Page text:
The so called success and potential social climbing which Rabbit wants to indulge in is disrupted in many ways by the past in two ways. Firstly Nelson appears with a girl in tow strangely determined to make it as a car salesman and drop out of Uni and also the sight of a beautiful teenage girl makes him obsessed that she is his daughter from his 1950s scandalous tryst with Ruth.
The tension between this superficial belief in "wealth" and his struggle with his family real and imagined provide the real strength of this work . Where does Rich - ness come from? . In the other two books there seemed to be a character that acts as a vehicle for monologues that contextualise the underlying themes of the books - Skeeter in Redux and Reverend Eccles in Run. There is no one figure like that here although Rabbit's personification of success: Webb Murket - older with a very young wife does seem to represent consumerism and the trappings of wealth - this is more reflected in what he has rather than what he says.
The conflict really comes with his son Nelson who like all twenty somethings is simmering with rage about pretty much everything but again the reader has a good chance of knowing why he would be particularly angry with both his parents - having been abandoned at different times by each of them. The narrative arc of the work largely focuses on Nelson's return home with more than usual baggage - a pregnant girlfriend eventually emerges as does a curiously dated (even for 1979) shotgun wedding. Reflecting the essential small town nature of the Pennsylvanian city they live in. Becoming a Dad at a similar age to Nelson Updike outlines brilliantly the gamut of emotions young fathers have - fear, pride, happiness, loss, gain - a bundle of contradictions. Repeating his father's life in many ways although Rabbit with his eye on the consumerist prize hardly seems to notice - yet Nelson still maintains his independence. I thought the antipathy and love of the relationship between father and son was particularly well written.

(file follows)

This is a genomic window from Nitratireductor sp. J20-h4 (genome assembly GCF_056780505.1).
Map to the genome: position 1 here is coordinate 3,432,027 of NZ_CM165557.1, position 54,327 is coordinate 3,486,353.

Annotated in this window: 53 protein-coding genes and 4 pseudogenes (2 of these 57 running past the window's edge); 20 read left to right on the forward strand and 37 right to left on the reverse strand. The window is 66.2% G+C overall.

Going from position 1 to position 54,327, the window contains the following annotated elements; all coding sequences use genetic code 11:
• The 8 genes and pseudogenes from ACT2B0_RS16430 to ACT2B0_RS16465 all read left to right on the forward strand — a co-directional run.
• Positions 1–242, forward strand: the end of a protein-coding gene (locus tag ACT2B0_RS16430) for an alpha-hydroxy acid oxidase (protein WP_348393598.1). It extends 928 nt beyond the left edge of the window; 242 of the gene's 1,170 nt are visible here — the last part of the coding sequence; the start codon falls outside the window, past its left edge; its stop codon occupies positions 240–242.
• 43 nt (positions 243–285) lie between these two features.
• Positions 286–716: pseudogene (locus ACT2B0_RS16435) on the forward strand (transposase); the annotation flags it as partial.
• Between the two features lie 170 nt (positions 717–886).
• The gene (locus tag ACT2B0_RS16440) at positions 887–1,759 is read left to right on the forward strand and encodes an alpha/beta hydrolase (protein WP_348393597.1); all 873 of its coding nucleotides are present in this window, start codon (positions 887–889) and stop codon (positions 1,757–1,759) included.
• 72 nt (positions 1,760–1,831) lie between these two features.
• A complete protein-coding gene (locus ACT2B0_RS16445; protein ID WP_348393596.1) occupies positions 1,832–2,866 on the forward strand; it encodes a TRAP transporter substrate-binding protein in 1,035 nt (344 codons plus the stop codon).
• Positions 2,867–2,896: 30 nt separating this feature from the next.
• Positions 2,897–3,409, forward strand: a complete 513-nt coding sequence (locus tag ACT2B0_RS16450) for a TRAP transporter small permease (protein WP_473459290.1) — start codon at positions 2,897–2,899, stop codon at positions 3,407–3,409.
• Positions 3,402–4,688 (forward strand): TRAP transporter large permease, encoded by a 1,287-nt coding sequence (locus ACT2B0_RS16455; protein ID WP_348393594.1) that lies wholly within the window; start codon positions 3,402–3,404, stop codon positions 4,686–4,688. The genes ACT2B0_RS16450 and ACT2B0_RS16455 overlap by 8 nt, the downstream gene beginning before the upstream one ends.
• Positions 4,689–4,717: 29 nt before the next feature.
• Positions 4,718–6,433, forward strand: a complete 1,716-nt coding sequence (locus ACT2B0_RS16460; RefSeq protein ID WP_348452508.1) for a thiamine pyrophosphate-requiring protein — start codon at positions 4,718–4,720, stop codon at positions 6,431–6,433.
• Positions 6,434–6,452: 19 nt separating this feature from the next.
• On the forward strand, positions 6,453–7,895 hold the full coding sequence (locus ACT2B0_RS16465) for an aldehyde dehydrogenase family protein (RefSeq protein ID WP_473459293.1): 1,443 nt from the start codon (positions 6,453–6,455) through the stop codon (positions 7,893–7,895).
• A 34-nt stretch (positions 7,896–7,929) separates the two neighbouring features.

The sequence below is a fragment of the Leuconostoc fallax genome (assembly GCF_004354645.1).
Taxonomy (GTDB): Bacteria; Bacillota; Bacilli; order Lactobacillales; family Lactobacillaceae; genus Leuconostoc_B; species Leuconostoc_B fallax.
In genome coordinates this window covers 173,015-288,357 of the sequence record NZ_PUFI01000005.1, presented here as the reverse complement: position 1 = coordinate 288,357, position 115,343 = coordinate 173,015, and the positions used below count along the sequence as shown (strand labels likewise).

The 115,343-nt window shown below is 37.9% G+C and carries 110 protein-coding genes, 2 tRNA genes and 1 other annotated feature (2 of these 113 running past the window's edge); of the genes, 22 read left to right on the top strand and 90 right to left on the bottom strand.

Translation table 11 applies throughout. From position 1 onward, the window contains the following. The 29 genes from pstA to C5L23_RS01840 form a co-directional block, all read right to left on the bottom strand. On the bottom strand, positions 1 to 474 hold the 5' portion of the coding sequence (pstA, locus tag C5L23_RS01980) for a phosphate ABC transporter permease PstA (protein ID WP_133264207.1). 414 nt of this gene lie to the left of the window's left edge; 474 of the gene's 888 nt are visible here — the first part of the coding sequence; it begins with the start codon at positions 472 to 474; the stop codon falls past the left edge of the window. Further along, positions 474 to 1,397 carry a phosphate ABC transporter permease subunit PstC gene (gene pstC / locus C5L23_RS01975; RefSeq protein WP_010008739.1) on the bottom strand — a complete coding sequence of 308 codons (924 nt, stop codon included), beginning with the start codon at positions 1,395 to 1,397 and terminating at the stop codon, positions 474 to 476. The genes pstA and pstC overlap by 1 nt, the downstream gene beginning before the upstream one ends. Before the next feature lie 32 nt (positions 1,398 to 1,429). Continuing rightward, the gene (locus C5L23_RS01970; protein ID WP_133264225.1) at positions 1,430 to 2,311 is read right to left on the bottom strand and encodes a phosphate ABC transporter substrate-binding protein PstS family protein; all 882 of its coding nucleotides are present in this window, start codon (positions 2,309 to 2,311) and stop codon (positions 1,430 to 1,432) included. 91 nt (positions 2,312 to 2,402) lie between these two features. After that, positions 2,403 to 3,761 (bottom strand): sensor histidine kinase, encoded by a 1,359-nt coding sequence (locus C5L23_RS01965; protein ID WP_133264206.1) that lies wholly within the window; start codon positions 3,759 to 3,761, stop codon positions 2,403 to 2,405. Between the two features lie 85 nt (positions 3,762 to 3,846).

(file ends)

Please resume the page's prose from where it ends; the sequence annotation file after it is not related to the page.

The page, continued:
The other "family" story culminates in Rabbit meeting Ruth - a much altered yet at base similar person from 20 years before. Ambiguities hang over this encounter which I thought was a little unfulfilled - perhaps Updike was setting this up for resolution in the last novel : it did feel a little contrived.
The narrative style again is stunning in places with its ability to transmit human thought particularly male thought in a readable way. I liked the interspersing of violent fantasy with banal thoughts - acts against Janice mainly - really exposing the underlying anger within Rabbit - the intermittent flashes of this along with crude sexual imagery is genuinely shocking in places.
The endless alcohol - Nelson's slightly older other half Prudence (Shamefully for Rabbit's bigoted mother in law a Catholic) drinks constantly through the pregnancy, Janice seems permanently sozzled- the social climbing of the country club, the nouveau riche trappings of the Murkett's home provide a real seventies flavour of the establishing U.S. middle classes. Rabbit even manages his first trip overseas in his life to the Caribbean culminating in another 70s image - a night of wife swapping swinging. That scene has all the awkward sweaty details that you could imagine as does the aftermath and consequences.
As well as all this the novel is very very funny in places. The drawn out scene where Rabbit and Janice change their investment from Gold to Silver dollars (as recommended by Capitalist scion Webb) and move it across town is hysterical. As is much of the dialogue between Rabbit and his greek chorus of fellow social climbers.
Are the tensions and contradictions of this era resolved for Rabbit? There is no real conventional plot as life began before the book started and goes on after it. Yet movingly in his mortgaged up to the hilt house the last paragraph has him holding his newborn grandaughter "hardly weighing anything but alive". Is this the Richness? or as the penultimate sentence put it "Another nail in his coffin". Perhaps all will be revealed in the next decade and final book. Or perhaps not.